I put my arm around her, feeling her wet tears on my shoulder. “He’s in good company, I think he’ll be OK!” I replied and hoped I was right.

 

Wanna Join my Girls?

I was nervous when I climbed into the front seat of the shabby old van, but I was also excited. As an amateur writer and budding novelist I wrote about
Gilded Lilyall sorts of weird and crazy things, but never anything quite like this. If I survived the night it would certainly give me material for my next novel. What do you mean if you survive the night?

I heard my gran’s voice, she was back at last.

Where have you been?

“I’ve been here, watching over you. You’ve been doing just fine without me.” 

With all of the doors shut and the engine running noisily, it really was an old rust bucket, Larry looked at me.

“Are you ready for this?” He asked.

“As ready as anyone can be.”

“Sheila, you don’t have to do this. We should just call the cops. Larry, let her out.”

There was silence in the van for about ten seconds, eventually broken by a husky voice from the darkness.

“You call the cops man, you’ll never see this girl again. She’ll just disappear. You aint messing with amateurs here. This is serious shit. We’re this girls only chance.”

“How do you know? You don’t know her!”

“I know who owns her. She’s money to him, nothing else. Get the cops involved and she’s worthless. She’ll be sold on, or worse.”

“Why do you care?” Jack asked, “Why do you want to help us?”

“Got a score to settle with this guy. An eye for an eye and all that!”

Larry pulled slowly onto the main road. The old van rattled and shook. I hope we don’t have to make a quick getaway ‘cos this van won’t do it.

We drove through the darkness in silence. It was thirty minutes or so before the skyscrapers of Denver lit up the horizon ahead of us. I should have been scared, but I wasn’t. I felt warm inside. Gran you’re there aren’t you? “Yes hinny, and I brought friends.” 

I closed my eyes and for a brief moment I saw my Gran’s face. Her piercing blue eyes looking into mine. She did indeed have company. I recognized their faces from the locket we’d found in the bar. I looked over my shoulder at Jack. “I think we’ve got company,” I said. He didn’t reply, just sat with his head in his hands. I think he was crying.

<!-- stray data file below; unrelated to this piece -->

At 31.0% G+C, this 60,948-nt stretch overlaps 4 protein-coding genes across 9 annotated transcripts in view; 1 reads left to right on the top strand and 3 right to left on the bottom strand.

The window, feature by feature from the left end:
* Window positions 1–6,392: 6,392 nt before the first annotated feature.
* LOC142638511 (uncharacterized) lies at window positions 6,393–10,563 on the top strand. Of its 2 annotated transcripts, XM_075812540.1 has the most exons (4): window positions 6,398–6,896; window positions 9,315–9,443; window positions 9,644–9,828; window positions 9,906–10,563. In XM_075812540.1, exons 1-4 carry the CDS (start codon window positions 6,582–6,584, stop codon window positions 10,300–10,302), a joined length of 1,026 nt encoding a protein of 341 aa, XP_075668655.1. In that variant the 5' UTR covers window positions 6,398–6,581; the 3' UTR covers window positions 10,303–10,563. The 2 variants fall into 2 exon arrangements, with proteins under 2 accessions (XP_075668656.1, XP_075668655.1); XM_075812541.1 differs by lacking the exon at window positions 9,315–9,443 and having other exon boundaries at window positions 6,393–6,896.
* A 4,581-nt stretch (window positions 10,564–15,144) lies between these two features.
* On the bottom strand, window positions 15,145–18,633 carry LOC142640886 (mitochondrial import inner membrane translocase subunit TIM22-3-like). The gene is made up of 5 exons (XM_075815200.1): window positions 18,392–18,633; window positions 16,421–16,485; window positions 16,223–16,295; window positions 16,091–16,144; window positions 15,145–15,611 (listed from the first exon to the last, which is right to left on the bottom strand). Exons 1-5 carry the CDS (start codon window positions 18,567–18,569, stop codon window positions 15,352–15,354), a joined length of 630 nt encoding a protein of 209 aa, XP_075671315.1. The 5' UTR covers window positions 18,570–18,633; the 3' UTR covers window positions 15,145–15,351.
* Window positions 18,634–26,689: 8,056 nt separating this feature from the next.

What happens next? Follow my blog and find out. I’m a budding (late starting) writer. I published my first book ‘Dead of July’ back in 2013. There’s been a gap, where life has been to busy for me to write, but I’m back in the saddle and writing up a storm. Stay with me and enjoy the ride. 

Dead of July – A Ghost Story with a difference

Help ME!

131286-aaa-tests-shine-high-beam-headlight-limitations.2As I walked home, my temples began to throb. Goddam this day! Why don’t I feel good about helping this girl? 

“Give it time!”

It was my Gran’s voice. I was comforted to hear it. Gran who is this girl.? There was no reply. The phone rang as I walked through the front door. I ignored it. After taking a couple of aspirin, I lay down on the sofa and slept. My dreams were a troubled mess of sirens and anxiety. When I finally woke up it was dark and cold. I was disoriented. Where am I?

Looking around, I focused my eyes and thoughts. At home of course. I’d slept for six hours. It was almost time to meet up with Jack and Janie again. Was that really her name? I doubted it. More likely she’d done her research on a poor lonely old man and chosen the name to take advantage him. But why do I feel the presence of his dead wife and daughter?

I washed my face and changed my rumpled clothes. The phone came to life again.

It was Les, “where have you been? I’ve been calling you at work and at home.”

“I stayed home, had an awful nights sleep and just couldn’t face work. I heard the phone ring once here, but I didn’t answer because I was trying to sleep.”

“Once, I rang about six times.”

Maybe the sirens I heard in my dreams was the phone ringing. 

“Well I never heard it.”

“Good news, I will be home this weekend after all. The system isn’t going live until next week.”

“Great,” I said, not sounding the least bit enthusiastic. “Look I’m not feeling well, I’ll call you later.”